/ Mostly Unixish

Quick log for bash scripts, with line limit

Sometimes you need to write a quick shell script; many a time, you need to put it on a server, and launch it every now and then, or run it in a cron job. That script may end up doing something important and/or altering the state of the server machine.

If that script starts being using often enough, you'll want logging as well, and that can be a complex beast to tame, for logs require rotation and deletion, otherwise the beast will eat up
all your disk space. Setting up logrotate for a single shell script looks like an overkill to me most of the times.

So what? Many a times logging will be neglected, and you'll lose the ability to track what happened and why.

This is my quick recipe for a basic bash logging solution with line-based truncation: the logfile will never exceed RETAIN_NUM_LINES lines (actually, it will never exceed such size when the script is launched, so the number of lines when the script has run is RETAIN_NUM_LINES + number of lines logged by the script).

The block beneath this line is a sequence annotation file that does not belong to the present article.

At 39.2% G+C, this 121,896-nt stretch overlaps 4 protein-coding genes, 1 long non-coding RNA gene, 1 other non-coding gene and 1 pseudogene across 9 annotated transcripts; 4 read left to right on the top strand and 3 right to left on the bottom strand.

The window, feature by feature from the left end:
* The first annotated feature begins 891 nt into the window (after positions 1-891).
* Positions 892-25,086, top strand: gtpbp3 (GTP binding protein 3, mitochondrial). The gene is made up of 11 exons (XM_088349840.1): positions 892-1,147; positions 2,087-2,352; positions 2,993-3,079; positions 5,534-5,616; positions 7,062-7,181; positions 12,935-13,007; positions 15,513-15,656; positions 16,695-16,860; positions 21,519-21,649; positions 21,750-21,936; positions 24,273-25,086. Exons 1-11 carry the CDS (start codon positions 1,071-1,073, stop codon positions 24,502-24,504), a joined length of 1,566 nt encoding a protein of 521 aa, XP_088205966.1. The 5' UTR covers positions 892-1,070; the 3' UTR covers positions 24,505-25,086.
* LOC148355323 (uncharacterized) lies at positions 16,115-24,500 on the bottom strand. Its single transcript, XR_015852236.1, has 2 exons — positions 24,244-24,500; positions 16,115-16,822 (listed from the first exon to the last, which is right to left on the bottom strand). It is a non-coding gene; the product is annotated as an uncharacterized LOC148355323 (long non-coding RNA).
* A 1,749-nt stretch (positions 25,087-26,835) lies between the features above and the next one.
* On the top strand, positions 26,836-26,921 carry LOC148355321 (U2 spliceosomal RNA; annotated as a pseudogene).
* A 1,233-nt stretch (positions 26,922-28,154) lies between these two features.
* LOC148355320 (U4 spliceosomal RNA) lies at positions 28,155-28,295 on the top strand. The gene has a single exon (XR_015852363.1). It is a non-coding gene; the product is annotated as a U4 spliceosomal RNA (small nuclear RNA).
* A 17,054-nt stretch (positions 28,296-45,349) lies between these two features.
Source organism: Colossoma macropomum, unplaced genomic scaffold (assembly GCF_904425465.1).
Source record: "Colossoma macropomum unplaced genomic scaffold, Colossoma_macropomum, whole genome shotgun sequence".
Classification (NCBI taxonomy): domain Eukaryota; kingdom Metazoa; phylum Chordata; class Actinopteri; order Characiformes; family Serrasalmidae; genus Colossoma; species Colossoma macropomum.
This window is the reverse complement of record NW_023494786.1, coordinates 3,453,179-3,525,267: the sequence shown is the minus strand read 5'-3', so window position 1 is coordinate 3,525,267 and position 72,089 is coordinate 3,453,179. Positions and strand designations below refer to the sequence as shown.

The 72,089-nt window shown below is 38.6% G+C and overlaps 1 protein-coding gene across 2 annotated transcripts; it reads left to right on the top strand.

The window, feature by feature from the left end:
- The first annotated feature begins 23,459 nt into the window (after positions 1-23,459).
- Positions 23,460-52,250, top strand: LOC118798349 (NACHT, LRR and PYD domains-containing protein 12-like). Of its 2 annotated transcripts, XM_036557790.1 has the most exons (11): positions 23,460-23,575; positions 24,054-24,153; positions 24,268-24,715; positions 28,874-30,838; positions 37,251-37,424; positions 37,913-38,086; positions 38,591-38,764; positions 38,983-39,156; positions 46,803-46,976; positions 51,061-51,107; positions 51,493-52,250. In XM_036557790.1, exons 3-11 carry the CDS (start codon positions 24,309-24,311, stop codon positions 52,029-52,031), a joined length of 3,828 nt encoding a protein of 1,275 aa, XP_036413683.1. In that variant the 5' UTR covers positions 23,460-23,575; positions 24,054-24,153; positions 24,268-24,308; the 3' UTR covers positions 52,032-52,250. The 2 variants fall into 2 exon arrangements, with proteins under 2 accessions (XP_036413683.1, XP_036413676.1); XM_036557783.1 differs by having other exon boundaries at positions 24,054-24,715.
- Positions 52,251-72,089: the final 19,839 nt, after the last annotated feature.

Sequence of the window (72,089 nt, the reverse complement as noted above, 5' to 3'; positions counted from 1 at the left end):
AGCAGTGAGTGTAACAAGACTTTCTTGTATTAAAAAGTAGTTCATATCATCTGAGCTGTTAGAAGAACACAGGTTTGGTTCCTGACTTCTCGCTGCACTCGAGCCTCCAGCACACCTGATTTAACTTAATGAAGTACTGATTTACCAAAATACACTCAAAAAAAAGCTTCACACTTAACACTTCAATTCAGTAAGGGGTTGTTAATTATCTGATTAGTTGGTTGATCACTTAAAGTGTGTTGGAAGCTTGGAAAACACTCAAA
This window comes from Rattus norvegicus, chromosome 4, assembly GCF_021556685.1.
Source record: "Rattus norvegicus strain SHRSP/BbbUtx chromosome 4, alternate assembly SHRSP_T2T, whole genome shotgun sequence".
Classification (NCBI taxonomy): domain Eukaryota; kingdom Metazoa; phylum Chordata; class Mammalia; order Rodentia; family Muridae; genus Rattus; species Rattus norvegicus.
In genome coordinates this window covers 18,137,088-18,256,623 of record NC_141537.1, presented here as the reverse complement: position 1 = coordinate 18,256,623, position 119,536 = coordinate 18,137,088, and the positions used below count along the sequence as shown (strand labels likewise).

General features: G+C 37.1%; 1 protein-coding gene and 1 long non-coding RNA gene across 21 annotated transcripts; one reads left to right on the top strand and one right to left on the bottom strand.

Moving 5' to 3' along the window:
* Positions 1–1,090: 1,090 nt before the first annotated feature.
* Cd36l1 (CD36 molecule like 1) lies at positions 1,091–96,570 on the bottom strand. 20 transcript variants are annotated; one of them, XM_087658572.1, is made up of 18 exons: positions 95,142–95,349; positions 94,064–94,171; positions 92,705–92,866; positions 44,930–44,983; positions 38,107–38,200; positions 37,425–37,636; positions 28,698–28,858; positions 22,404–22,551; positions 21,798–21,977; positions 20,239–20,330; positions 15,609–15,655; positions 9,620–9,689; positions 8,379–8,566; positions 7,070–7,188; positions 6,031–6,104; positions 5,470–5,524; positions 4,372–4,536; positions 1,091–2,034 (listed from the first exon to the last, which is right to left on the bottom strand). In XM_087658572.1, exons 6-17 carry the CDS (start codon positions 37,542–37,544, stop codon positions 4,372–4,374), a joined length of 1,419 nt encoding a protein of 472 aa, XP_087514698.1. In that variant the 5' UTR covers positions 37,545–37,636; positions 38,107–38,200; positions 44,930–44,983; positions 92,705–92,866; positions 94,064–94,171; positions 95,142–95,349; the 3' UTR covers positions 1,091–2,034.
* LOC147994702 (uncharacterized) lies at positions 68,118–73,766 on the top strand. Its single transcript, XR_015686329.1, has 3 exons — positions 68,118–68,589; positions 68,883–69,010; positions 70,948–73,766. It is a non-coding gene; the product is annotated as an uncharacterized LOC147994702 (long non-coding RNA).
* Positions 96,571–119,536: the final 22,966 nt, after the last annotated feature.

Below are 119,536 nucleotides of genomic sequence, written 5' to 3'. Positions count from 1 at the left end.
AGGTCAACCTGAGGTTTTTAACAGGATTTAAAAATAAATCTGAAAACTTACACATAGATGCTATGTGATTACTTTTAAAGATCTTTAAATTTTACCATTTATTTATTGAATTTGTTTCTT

Whenever you use the log function you'll get output on stdout as well, complete with a timestamp.

#!/bin/bash

# set LOGFILE to the full path of your desired logfile; make sure
# you have write permissions there. set RETAIN_NUM_LINES to the
# maximum number of lines that should be retained at the beginning
# of your program execution.
# execute 'logsetup' once at the beginning of your script, then
# use 'log' how many times you like.

LOGFILE=quicklog.sh.log
RETAIN_NUM_LINES=10

function logsetup {
    TMP=$(tail -n $RETAIN_NUM_LINES $LOGFILE 2>/dev/null) && echo "${TMP}" > $LOGFILE
    exec > >(tee -a $LOGFILE)
    exec 2>&1
}

function log {
    echo "[$(date --rfc-3339=seconds)]: $*"
}

logsetup

log hello this is a log

Launch this a lot of times and you'll end up with this in quicklog.sh.log:

[2016-09-26 11:44:09+02:00]: hello this is a log
[2016-09-26 11:44:09+02:00]: hello this is a log
[2016-09-26 11:44:09+02:00]: hello this is a log
[2016-09-26 11:44:09+02:00]: hello this is a log
[2016-09-26 11:44:10+02:00]: hello this is a log
[2016-09-26 11:44:10+02:00]: hello this is a log
[2016-09-26 11:44:10+02:00]: hello this is a log
[2016-09-26 11:44:11+02:00]: hello this is a log
[2016-09-26 11:44:11+02:00]: hello this is a log
[2016-09-26 11:44:11+02:00]: hello this is a log
[2016-09-26 11:44:14+02:00]: hello this is a log

Enjoy!

UPDATED on September 26th, 2016 to employ the rfc-3339 date option, which makes the logline quite more readable and greppable.